With the foreign body in place, it is always easier to physically visualise the traversed organs, thus preventing missing of any organ injury during surgery. [4]

In our patient, rod penetrating the arm was removed after induction. Any penetrating injury of this area is likely to damage neurovascular bundle, but no neurovascular injury was encountered in our patient. Second rod impaling abdomen and thorax was removed after assessment of tract following thoracotomy and simultaneous laparotomy.

Positioning problem during induction of anaesthesia is the common problem faced by anaesthesiologist in these patients. [3],[9],[10] Many alternative techniques of positioning have been reported in the literature. Few authors reported arranging two parallel tables and positioning patient in such a way that the projecting rod takes the space between the two. [3],[11] Few were intubated [3] in the lateral position, and some managed to hang the torso of patient partially out of the table, with manual support. [9] In our patient, we did not encounter much difficulty in maintaining the position since the second rod was lying below the shoulder.

Induction of anaesthesia may lead to a dramatic loss of blood pressure and care should be taken with the choice of induction agent. [2] Ketamine is an ideal induction agent and fentanyl an ideal analgesic agent in states of hypovolemia. [2],[5] When thoracotomy is planned, it is better to administer one lung ventilation as in the present case. These patients need 100% O 2 delivery to the tissues until haemoglobin can be replaced. [2],[7]

Fluid should be replaced appropriately, and the excessive transfusion should be avoided prior to haemorrhage control. [2] Adequate amount of blood and blood products should be arranged prior to operating these patients. In our patient, blood loss was approximately around 2000 ml, which was adequately replaced. The use of adrenaline or inotropes is contra indicated in the presence of hypovolemia. Inotropes may be required after control of haemorrhage. [2] Left sided thoracic injury could have injured heart, which can lead to devastating complications, but our patient was fortunate enough that rod just passed touching the heart causing no damage to this vital organ.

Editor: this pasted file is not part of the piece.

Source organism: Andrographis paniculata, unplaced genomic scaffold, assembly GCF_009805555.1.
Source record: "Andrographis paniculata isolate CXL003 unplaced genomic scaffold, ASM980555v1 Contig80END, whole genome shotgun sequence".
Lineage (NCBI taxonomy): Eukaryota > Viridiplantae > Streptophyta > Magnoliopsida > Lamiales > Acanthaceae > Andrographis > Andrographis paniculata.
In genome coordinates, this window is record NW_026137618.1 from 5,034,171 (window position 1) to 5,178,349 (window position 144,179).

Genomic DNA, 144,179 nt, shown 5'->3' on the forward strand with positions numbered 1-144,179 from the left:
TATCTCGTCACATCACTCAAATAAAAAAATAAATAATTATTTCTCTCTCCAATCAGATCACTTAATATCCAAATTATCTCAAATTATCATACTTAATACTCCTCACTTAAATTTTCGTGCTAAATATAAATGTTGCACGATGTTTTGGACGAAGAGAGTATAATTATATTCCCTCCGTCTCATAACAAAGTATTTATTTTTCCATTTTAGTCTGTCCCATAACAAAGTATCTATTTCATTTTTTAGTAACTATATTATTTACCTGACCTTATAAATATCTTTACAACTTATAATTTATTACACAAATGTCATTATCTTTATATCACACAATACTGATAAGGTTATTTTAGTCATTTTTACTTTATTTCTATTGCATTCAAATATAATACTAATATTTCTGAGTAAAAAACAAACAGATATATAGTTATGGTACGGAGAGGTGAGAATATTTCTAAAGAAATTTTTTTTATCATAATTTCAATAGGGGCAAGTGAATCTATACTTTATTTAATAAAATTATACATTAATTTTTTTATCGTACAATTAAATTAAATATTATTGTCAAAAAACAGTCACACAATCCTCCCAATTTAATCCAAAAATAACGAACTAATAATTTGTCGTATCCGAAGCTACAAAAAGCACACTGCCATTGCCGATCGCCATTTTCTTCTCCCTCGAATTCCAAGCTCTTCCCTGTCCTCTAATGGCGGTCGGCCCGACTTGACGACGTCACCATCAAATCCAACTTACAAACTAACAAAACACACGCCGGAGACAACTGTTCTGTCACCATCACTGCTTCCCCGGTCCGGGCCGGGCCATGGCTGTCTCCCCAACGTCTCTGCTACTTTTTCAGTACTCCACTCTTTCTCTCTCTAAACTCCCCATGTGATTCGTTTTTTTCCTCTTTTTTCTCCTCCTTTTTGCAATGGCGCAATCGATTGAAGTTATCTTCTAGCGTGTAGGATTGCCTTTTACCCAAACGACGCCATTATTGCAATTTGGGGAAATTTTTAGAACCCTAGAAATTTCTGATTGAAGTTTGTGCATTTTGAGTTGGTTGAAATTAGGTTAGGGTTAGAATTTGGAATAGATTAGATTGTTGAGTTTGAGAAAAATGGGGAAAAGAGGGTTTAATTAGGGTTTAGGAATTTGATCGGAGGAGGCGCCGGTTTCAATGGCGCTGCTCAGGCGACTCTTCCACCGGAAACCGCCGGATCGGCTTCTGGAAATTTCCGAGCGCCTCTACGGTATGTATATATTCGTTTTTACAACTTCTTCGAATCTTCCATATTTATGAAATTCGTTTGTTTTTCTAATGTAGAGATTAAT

Pain from thoracotomy is generally very severe because of associated muscle destruction, cutting of the parietal pleura and rib resection or retraction which may directly damage the intercostal nerves. Pain relief can be provided in the form of systemic analgesia, intrathecal or epidural opioids, intercostal and paravertebral nerve block. [5] Because of urgency of surgery, epidural analgesia could not be provided in our patient and was managed with systemic analgesia and intercostal nerve blocks.


   Conclusion Top